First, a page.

We do not see what was indeterminate or unknown in this trust deed as regards the shares. Hansa clearly had only the interest given to her in the net income and had no right in the corpus of the property whereas the son of Nanalal had on the relevant date a contingent interest in the corpus of the trust property, contingent upon Hansa 'ceasing to be the wife or widow of the said Tribhuwandas', which as we have said, in our opinion, would also cover the case of her death.'

8. In Trustees of Putlibai R. F. Mulla Trust v. Commissioner of Wealth-tax a Division Bench of the Bombay High Court was concerned with a trust deed created by the assessee, whereby the income from the properties of the trust had to be divided amongst her children who survived her in equal parts and after the death of each child the proportionate portion of the corpus was to be divided per stripes. The Wealth-tax Officer, in that case, assessed the trustees under section 21(4) of the Wealth-tax Act as in his view the shares of the persons on whose behalf the corpus of the assets was held were indeterminate and unknown. This view was affirmed by the Appellate Assistant Commissioner as well as by the Tribunal. On a reference to the High Court of Bombay, it was held that the shares of the persons on whose behalf the assets were held by the trustees on the valuation date were determinate and known and the case was, therefore, governed by section 21(1) and not by section 21(4). Kotval C. J., speaking for the Division Bench, referred to the contention of the counsel on behalf of the revenue while rejecting the contention that the provision in favour of a class of grand-children of the settlor existing or to be born was a fluctuating class and, therefore, necessarily indeterminate and their shares would be liable to variation. He observed :

'We are unable to construe the provision of clause (g) in that light. None of the provisions of the trust deed show that there is any benefit conferred upon a class as a whole without reference to individuals. On the other hand, the provisions of clauses (f) and (g) clearly indicate that they create benefits either for the children of the settlor or her grand-children, and even assuming that the share of one or more of the grand-children is susceptible of being augmented by the death of one of he own children and/or their spouses or her unmarried daughter as it was urged before us, none the less the class for whom the benefits have been created is a determinate and known class and the shares given to each one of these persons is a specific, determinate and known share.'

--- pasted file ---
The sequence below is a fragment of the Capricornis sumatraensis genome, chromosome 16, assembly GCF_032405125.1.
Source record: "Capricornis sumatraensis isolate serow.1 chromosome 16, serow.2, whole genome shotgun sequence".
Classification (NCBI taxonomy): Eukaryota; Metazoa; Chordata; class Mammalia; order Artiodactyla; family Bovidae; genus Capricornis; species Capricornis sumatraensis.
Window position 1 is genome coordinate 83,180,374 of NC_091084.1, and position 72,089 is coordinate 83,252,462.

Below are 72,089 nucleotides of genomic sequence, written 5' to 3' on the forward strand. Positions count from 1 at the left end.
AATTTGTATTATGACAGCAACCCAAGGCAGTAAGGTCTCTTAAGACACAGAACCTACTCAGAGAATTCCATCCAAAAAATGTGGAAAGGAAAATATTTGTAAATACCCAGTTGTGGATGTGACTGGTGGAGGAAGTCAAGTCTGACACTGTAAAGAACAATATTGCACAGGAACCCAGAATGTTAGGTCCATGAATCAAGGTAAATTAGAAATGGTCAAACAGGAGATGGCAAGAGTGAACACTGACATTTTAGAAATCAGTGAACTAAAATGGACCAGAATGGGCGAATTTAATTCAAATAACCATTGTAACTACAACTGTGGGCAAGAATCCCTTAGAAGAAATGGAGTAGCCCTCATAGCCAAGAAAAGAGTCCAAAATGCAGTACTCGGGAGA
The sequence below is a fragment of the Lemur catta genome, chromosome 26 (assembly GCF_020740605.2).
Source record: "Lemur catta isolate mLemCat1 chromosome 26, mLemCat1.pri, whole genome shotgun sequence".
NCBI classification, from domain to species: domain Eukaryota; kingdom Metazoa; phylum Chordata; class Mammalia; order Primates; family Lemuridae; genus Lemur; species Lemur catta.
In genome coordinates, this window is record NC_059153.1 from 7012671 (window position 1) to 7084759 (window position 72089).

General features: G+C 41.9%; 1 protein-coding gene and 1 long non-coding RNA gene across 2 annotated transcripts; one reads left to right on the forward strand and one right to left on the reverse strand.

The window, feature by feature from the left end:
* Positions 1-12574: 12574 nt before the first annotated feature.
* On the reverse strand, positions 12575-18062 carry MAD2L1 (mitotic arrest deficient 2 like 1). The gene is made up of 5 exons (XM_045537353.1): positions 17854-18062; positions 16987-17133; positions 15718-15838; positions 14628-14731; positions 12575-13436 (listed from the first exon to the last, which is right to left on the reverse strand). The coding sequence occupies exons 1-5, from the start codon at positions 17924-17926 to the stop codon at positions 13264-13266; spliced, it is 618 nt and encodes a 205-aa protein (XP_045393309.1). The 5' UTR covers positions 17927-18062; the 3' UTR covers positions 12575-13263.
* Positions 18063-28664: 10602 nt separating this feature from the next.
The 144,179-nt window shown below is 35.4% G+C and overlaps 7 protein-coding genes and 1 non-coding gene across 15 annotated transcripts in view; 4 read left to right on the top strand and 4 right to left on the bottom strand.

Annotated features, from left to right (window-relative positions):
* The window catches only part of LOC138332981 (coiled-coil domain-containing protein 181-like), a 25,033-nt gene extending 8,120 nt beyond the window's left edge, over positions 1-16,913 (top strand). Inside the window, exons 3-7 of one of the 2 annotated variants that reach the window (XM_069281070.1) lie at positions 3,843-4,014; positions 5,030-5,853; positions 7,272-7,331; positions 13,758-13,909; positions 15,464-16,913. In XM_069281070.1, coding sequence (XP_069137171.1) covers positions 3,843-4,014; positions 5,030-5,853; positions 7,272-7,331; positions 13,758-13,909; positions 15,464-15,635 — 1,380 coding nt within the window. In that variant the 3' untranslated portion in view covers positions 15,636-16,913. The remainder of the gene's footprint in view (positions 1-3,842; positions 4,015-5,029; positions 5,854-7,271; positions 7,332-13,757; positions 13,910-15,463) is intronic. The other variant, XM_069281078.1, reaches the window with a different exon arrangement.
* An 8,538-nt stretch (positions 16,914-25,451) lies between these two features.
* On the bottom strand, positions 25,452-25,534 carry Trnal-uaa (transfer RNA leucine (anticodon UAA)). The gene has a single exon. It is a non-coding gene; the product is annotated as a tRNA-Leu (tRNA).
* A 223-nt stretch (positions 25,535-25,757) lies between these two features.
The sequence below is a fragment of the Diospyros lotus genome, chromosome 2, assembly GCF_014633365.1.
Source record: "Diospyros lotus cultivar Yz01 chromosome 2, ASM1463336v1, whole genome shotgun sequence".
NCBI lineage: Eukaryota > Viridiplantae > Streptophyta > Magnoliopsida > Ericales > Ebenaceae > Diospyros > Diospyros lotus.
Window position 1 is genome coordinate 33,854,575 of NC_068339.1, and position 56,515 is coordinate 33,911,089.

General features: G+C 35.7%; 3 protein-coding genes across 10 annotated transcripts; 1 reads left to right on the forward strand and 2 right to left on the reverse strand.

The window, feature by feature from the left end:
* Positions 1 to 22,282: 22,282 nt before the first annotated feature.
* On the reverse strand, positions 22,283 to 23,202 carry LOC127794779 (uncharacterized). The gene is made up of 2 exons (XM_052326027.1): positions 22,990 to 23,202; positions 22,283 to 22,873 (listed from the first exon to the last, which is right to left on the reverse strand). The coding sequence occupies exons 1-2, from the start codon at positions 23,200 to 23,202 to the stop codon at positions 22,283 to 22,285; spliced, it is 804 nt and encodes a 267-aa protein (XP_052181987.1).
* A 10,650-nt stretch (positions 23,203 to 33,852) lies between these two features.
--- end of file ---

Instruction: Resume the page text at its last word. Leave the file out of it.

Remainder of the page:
9. We have not been able to appreciate how these two authorities pressed into service by the learned advocate on behalf of the revenue can be of any assistance to his case. The contention on behalf of the revenue that the respondent-assessee was the sole beneficiary at the relevant valuation date is, in our opinion, misconceived. It should be noted in the first instance that the two decisions of the Bombay High Court on which reliance was placed on behalf of the revenue were not cases of discretionary trust where the trustees have a discretion to apply income of the trust fund in the manner in which they like subject to the only limitation that the respondent-assessee was entitled to certain minimum monthly payment and as regards the corpus the trustees had unfettered discretion to distribute the same at the end of 30 years or at an earlier date as may be advanced by them amongst the assessee, his wife and children, if any, in any proportion and manner they thought fit best in their discretion. The emphasis which has been placed by the learned advocate on behalf of the revenue on the fact of the respondent-assessee being the sole beneficiary is not well-founded.